It should be remembered that foreigners started to turn their backs to Indonesia's main stock index (IHSG) from early May when Standard & Poor's downgraded Indonesia's BB+ credit rating outlook from positive to stable. Apart from that, it was released that Indonesia's economic growth in the first quarter of 2013 had only reached the level of 6.02 percent. For most countries such a growth number is great, but for Indonesia it was disappointing as GDP growth of 6.3 to 6.5 percent was originally expected. Moreover, talks between the government and parliament regarding the revision of 2013's state budget (RAPBN) were lengthy and difficult last month. In the end, it was agreed that the price of subsidized fuel would be increased, thus resulting in a significant higher inflation assumption. Inflation in 2013 is believed to creep up to 7.2 percent (from the original expectation of 5 percent).

Apart from these domestic issues, the international environment was not at all supportive when Ben Bernanke, chairman of the Federal Reserve, announced his intention to stop the quantitative easing program in 2014 (if economic recovery of the USA continues). This announcement caused most stock indices to fall significantly.

But are these domestic and international factors, which have caused foreign investors to avoid Indonesia's stock market, resolved? No, not yet. In my opinion, the growth of the IHSG last week was mainly due to window dressing or a rebound to fill a gap.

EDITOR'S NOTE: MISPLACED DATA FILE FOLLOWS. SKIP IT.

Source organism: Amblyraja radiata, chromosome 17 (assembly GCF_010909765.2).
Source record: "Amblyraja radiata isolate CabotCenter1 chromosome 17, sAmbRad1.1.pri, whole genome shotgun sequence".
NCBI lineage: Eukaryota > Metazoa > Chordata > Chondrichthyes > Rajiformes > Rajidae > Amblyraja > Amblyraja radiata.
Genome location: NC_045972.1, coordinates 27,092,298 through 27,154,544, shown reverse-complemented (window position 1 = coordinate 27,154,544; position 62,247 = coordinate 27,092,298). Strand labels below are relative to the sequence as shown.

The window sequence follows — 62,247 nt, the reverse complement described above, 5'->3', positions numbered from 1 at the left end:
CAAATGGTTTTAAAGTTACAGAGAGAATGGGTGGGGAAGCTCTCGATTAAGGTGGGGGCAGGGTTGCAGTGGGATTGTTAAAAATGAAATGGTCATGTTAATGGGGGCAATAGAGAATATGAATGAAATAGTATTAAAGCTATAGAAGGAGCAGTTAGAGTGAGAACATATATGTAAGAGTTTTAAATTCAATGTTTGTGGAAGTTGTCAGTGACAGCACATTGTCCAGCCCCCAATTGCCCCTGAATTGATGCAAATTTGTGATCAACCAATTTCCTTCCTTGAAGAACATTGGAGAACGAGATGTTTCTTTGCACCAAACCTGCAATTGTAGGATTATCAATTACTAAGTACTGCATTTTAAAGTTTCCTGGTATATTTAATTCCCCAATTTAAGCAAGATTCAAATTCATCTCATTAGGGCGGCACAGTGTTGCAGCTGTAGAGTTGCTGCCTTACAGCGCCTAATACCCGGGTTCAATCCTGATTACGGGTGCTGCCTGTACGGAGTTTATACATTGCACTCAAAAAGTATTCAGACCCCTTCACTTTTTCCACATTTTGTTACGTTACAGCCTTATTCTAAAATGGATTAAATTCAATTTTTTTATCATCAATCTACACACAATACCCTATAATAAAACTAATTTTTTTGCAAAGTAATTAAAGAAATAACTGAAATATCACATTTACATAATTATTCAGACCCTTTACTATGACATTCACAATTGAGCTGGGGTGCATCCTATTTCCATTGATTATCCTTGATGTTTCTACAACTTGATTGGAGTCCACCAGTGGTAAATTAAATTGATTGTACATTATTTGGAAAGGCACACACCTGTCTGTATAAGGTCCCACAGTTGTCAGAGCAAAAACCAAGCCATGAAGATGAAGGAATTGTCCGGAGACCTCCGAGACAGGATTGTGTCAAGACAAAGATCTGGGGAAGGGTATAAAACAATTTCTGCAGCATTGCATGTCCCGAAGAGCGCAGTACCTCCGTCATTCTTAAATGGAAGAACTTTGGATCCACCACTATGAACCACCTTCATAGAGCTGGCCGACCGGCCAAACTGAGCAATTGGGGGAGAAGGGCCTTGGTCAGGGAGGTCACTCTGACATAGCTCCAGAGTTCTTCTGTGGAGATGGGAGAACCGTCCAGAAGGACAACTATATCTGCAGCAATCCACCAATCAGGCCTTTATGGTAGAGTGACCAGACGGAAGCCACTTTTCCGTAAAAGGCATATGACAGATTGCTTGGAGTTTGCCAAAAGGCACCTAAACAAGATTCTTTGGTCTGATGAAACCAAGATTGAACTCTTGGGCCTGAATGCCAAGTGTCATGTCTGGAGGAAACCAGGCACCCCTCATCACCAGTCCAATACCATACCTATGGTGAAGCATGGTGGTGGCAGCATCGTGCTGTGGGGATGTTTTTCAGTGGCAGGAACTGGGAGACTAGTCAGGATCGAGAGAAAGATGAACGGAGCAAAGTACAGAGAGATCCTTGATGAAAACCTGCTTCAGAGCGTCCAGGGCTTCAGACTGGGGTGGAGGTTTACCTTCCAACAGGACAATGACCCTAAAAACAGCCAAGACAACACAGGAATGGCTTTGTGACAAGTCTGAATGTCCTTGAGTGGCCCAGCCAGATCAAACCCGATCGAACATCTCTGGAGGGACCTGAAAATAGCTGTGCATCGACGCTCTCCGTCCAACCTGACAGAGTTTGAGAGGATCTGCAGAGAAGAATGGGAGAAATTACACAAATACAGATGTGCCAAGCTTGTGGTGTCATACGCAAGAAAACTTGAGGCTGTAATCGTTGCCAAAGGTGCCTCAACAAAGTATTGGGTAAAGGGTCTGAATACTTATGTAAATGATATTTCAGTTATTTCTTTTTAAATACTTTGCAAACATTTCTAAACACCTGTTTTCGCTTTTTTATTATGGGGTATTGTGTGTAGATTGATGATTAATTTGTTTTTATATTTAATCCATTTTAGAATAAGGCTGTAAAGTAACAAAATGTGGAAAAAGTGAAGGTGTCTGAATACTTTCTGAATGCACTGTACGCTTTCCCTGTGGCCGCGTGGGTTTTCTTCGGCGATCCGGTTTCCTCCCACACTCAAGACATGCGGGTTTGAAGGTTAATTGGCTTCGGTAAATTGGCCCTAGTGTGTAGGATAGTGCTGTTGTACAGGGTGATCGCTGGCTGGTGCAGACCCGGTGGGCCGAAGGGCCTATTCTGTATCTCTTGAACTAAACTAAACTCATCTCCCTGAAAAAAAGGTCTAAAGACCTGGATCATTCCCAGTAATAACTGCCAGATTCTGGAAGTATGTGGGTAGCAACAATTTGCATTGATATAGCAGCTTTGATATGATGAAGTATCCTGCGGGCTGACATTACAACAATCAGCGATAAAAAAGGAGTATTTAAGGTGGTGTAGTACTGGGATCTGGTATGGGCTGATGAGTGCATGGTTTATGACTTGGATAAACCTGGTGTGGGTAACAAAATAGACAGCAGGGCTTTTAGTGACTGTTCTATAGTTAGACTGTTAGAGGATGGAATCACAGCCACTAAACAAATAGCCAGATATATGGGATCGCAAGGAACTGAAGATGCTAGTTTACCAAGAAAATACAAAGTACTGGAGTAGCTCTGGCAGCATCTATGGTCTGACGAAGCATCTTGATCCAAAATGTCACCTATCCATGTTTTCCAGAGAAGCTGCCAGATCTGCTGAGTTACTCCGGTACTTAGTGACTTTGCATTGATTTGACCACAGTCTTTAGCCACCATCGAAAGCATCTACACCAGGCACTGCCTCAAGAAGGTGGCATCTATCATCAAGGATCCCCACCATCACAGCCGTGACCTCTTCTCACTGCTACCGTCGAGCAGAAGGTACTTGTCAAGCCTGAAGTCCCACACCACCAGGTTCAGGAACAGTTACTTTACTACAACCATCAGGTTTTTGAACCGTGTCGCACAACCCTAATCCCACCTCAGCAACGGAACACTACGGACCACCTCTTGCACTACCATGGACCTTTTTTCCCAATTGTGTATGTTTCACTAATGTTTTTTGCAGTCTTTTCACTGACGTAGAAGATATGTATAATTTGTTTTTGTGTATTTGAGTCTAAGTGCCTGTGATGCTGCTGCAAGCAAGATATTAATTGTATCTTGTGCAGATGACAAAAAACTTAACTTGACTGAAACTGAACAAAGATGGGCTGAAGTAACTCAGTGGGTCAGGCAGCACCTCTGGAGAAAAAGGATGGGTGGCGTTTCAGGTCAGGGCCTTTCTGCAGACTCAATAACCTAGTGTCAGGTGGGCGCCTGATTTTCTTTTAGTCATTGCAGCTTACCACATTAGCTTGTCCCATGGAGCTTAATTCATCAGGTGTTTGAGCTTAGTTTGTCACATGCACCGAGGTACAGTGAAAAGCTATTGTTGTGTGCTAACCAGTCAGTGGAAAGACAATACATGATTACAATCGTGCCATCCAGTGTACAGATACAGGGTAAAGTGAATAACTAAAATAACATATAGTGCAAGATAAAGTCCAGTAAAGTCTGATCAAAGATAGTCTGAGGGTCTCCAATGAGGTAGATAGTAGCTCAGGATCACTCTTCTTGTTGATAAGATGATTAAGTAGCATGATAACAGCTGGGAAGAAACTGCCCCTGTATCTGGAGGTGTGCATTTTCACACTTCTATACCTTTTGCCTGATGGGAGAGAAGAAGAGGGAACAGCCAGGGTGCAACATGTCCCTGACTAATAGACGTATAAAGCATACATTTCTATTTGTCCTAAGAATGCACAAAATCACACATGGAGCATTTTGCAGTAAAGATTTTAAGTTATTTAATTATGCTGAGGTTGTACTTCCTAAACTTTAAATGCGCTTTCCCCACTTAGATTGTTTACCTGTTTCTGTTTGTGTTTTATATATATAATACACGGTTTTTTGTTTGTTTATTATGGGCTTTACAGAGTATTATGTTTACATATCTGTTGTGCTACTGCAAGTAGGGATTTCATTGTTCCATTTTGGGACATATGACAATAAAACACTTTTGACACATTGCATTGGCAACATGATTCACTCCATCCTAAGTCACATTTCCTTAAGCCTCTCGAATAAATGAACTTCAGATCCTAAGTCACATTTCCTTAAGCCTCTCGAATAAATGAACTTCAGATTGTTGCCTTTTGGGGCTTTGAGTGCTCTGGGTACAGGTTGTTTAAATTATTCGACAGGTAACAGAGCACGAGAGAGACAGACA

In the above chart it is visible that the two gaps that occurred when the index was corrected have been closed now. In fact, it even caused the existence of a new gap at 4,622 to 4,641. If the IHSG does not break the resistance level of 4,912, then I think the index will move sideways with a possible decline to 4,600 points. Today's release of June's inflation figure will be important. If it shows a high outcome, then it will have a negative impact on the IHSG.

This week, investors need to be cautious. Since the start of May, my advice has been to reduce investors' position in the Indonesian market. At this moment, I do not recommend a similar strategy as it is too late to reduce portfolios now. What I recommend now is to observe carefully which sectors have strong potential within the present context. For example, construction, animal feed and consumption are sectors in Indonesia with strong fundamentals. But is this the right time to enter the market? The IHSG's price to earnings ratio (PER) already reached 16 times now, while the reasonable price of the IHSG this year is between 4,850 and 4,900. Volatility will continue to colour the performance of the IHSG this week and threats of another correction are still high. The support level of the index is 4,600 and if it breaks, the level goes down to 4,400. If it does go down to that level, I recommend to buy. I am still positive that foreign investors will return to Indonesia, but they will not come back quickly. Therefore, it is best to be patient and wait for the release of macroeconomic data first as well as company reports. Lastly, I want to stress not to forget that there is still a gap at 4,620 points now.

David Sutyanto is a research analyst at Jakarta-based First Asia Capital